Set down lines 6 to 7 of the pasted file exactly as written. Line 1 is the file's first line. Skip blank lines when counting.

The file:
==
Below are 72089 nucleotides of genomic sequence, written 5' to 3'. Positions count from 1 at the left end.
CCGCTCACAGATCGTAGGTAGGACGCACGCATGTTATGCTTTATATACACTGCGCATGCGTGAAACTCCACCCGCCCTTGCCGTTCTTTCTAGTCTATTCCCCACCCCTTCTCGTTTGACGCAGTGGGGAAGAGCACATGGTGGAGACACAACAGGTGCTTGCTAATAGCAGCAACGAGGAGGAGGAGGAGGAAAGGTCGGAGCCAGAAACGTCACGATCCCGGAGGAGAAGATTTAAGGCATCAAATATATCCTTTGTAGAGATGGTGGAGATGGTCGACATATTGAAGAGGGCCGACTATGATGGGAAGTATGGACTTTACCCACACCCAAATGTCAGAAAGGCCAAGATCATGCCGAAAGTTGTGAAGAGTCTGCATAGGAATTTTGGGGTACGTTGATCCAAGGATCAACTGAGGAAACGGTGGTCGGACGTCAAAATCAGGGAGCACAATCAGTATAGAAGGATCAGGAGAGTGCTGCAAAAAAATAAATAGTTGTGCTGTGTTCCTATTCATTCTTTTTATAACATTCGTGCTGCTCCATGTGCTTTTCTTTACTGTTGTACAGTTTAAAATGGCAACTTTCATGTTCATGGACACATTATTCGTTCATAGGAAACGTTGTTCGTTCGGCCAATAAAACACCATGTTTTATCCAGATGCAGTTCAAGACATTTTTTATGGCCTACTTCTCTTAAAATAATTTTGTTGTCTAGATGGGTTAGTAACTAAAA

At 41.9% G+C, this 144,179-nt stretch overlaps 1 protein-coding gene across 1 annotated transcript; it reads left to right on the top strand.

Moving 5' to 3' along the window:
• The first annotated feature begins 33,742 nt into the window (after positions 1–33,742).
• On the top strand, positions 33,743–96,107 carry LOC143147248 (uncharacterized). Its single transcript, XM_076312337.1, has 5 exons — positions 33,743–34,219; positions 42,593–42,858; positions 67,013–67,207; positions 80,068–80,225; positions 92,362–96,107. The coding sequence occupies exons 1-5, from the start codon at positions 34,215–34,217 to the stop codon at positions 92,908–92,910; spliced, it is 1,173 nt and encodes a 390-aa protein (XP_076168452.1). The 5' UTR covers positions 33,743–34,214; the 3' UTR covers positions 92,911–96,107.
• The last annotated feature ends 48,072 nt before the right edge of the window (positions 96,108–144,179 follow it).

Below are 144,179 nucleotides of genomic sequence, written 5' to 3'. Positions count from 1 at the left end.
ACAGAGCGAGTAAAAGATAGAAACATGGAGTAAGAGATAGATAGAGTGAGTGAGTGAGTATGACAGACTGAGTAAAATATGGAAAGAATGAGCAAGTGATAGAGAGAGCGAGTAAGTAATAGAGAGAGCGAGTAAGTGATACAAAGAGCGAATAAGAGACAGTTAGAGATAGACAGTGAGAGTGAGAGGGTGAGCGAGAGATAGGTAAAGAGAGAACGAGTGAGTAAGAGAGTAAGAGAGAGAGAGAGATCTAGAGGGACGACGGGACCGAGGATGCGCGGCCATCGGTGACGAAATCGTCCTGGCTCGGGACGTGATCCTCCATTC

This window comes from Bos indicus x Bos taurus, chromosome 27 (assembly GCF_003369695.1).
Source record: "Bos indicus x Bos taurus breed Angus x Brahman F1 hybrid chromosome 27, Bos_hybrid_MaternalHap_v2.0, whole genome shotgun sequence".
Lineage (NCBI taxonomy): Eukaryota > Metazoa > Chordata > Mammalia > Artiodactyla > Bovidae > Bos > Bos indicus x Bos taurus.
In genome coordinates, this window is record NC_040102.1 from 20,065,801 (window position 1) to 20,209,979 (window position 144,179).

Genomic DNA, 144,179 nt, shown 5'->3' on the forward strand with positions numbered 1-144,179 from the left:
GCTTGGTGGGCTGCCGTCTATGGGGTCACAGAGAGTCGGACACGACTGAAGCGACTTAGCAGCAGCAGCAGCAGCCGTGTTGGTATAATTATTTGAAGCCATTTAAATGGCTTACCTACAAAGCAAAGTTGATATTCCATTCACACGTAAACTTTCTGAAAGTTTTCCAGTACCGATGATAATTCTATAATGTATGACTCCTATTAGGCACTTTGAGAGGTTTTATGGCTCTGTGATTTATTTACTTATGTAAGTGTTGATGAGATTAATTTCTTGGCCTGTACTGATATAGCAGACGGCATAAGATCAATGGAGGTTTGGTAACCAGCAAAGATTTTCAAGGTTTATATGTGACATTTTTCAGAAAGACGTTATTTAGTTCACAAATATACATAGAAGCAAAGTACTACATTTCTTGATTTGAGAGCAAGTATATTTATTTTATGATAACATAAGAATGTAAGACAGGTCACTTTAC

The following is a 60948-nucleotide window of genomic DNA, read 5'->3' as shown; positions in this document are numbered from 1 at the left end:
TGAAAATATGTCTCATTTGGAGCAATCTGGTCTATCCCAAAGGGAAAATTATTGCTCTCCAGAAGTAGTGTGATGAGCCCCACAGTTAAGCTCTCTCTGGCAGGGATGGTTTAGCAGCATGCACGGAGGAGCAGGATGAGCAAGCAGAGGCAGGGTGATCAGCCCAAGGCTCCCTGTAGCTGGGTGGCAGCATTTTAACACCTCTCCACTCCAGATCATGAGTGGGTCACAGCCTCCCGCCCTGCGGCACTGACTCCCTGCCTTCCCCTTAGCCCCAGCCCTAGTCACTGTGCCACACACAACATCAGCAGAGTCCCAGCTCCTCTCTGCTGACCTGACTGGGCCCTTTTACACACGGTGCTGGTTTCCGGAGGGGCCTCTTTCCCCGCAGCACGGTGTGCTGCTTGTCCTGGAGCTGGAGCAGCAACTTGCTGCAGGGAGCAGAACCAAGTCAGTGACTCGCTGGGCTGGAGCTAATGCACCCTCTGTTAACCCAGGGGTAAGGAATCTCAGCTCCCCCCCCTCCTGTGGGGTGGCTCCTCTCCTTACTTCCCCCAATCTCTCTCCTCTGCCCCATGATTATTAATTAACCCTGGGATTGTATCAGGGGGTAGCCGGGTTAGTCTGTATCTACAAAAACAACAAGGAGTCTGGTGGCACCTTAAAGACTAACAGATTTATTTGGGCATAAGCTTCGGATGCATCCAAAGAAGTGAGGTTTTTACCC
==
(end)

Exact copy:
• On the top strand, positions 33,743–96,107 carry LOC143147248 (uncharacterized). Its single transcript, XM_076312337.1, has 5 exons — positions 33,743–34,219; positions 42,593–42,858; positions 67,013–67,207; positions 80,068–80,225; positions 92,362–96,107. The coding sequence occupies exons 1-5, from the start codon at positions 34,215–34,217 to the stop codon at positions 92,908–92,910; spliced, it is 1,173 nt and encodes a 390-aa protein (XP_076168452.1). The 5' UTR covers positions 33,743–34,214; the 3' UTR covers positions 92,911–96,107.
• The last annotated feature ends 48,072 nt before the right edge of the window (positions 96,108–144,179 follow it).